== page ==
1986: Giant-Size Mini Comics

Giant-Size Mini Comics (1986) #1-4 edited by Larry Marder, Matt Feazell, Jay Kennedy and Paul Curtis.

I remember being very taken by this series as a teenager. It was a glimpse into a world that was otherwise difficult to access: The American self-published micro press.

From the title, one might surmise that this is basically a reprint of mini-comics, and the first piece (by Stengl Dooley) certainly looks that way: It’s eight panels long, and looks like it might have its origin in a twice-folded piece of paper.

But it’s a rarity: Most of these pieces look way too cluttered to have been blown up from smaller sizes, so I guess the “mini” in “mini comics” mostly refers to the size of the print run, not the size of the pages.

Each issue is edited by a different person, and Larry Marder went for an all-humour issue, and featured a few people I’ve never heard of before, like Allen Varney above.

He also contributes a couple of pages himself, like this anti-Beanworld page.

And speaking of beans, I can never resist a Mike Bannon page. It’s the nail clippers that lands the absurdity.

So the material here is both old and new, specially made for this series.

Matt Feazell edits the second issue, and while there’s funny stuff in here, he also mixes it up with some tense pieces, like this gripping one from David Steinlicht.

It also has, perhaps, with this Mike Erniest piece, the most basic strip in the series.

People who would later become prolific indie comics makers, like Jeff Nicholson also drop by.

This is perhaps my favourite strip in the entire series, and it’s by Matt Levin and is part of his Walking Man series. I don’t actually remember reading any of these comics, but turning to this spread gave me a strong sense of deja vu, so I think it’s likely something that I’ve looked at a lot at the time.

Early Sam Henderson. Nice to see that he hasn’t changed over the years…

Tornado Alley by somebody called Dissmeyer is also really good.

The indicia to the third issue says that Matt Feazell is the editor of that issue to? Did they change their minds?

But the feel of the third issue is wildly at odds with the other issues. This could have been an issue of a punk/underground anthology instead, like mid-period Weirdo. Bill McKearn’s contribution is genuinely unnerving, and I love that 70s underground art style.

Ron Hauge’s single panel cartoons seem like something out of an alternative weekly.

And so does Kenny Be’s pages.

The only woman to appear in any of these issues is Teresa Henry, which is yet another break from the other issues. And, indeed, it turns out that the indicia is wrong, and Jay Kennedy is really the editor here. It is the strongest issue, perhaps, but also slightly disappointing in how, uhm, professional it is.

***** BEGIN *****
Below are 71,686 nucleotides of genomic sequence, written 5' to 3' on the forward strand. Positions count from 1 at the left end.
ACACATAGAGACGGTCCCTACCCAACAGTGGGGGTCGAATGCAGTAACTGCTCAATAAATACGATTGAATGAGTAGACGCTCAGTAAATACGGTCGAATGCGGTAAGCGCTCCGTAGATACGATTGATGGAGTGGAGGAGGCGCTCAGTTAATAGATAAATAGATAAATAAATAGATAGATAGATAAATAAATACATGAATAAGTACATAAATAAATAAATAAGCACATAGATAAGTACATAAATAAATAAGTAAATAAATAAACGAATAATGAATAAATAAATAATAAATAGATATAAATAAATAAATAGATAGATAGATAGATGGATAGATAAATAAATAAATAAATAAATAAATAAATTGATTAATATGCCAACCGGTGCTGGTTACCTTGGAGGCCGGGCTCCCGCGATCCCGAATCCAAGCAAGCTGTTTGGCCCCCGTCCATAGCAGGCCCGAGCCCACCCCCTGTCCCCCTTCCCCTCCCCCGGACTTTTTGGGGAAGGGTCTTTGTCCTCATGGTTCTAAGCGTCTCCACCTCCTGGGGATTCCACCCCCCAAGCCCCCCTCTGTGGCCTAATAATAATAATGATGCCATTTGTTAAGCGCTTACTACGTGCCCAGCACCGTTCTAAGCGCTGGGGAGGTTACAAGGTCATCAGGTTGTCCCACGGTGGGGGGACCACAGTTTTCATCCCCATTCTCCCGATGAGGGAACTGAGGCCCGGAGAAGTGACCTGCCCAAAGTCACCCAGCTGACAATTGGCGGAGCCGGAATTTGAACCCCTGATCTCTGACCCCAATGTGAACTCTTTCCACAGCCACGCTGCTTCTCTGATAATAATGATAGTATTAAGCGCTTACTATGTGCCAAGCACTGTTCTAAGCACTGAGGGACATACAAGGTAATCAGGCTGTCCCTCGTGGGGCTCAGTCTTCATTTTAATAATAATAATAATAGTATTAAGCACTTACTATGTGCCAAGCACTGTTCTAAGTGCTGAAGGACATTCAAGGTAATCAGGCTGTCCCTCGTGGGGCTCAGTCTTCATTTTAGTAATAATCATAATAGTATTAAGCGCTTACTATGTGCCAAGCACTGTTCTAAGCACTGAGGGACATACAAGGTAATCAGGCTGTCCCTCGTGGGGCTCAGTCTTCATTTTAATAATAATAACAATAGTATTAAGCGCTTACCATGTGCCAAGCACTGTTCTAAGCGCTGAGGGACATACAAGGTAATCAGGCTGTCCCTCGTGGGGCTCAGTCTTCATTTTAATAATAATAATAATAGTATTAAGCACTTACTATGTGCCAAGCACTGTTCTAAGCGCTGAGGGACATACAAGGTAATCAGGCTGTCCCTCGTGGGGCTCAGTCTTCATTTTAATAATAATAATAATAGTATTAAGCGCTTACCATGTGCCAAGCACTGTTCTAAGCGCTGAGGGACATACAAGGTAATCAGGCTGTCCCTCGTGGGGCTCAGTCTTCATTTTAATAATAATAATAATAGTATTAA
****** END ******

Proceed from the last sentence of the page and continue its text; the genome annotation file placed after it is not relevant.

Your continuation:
The final issue makes up for that in spades. Paul Curtis edits, and he’s most of the contributors are solidly from the mini-comics milieu.

Not only mini, but micro, as he’s gotten most of the contributors to do these nine-pages-on-a-single-page pieces. It’s a jam-packed issue, but… not with the most interesting contributors.

It’s not all micro comics, though. Eric Larsen does a very early Savage Dragon thing… but… eh.

So there you go; two really good issues (the Feazell and Kennedy ones), one pretty good (Marder) and one that’s interesting if not aesthetically a triumph (Curtis).

There ought to have been more issues, I think, but the black and white boom had gone bust by this time, and Eclipse could no longer publish anything as long as it’s in black and white and make money.

But what did the critics think?

My favourite comics critic from when I was a teeneager, R. Fiore, writes in Comics Journal 113:

This is something that was needed, but an attempt this gutless only keeps a more serious effort from happening. The humor is on the level of that fictional gag strip Chester Gould used to sneak into Dick Tracy, and so is the artwork. Iconoclasm, experimentation, and rage are notable for their absence. Jay Kennedy is editing the third issue, so it ought to improve. And then relapse.

And gives it a “one old lady” rating, which is the next to lowest one. For those not familiar with the scale, this rating means “Toilet paper”. In the same Funnybook Roulette he gave the 1986 Sears Christmas Catalog two and a half old ladies, which means “A little more than mediocre but a little less than good.”

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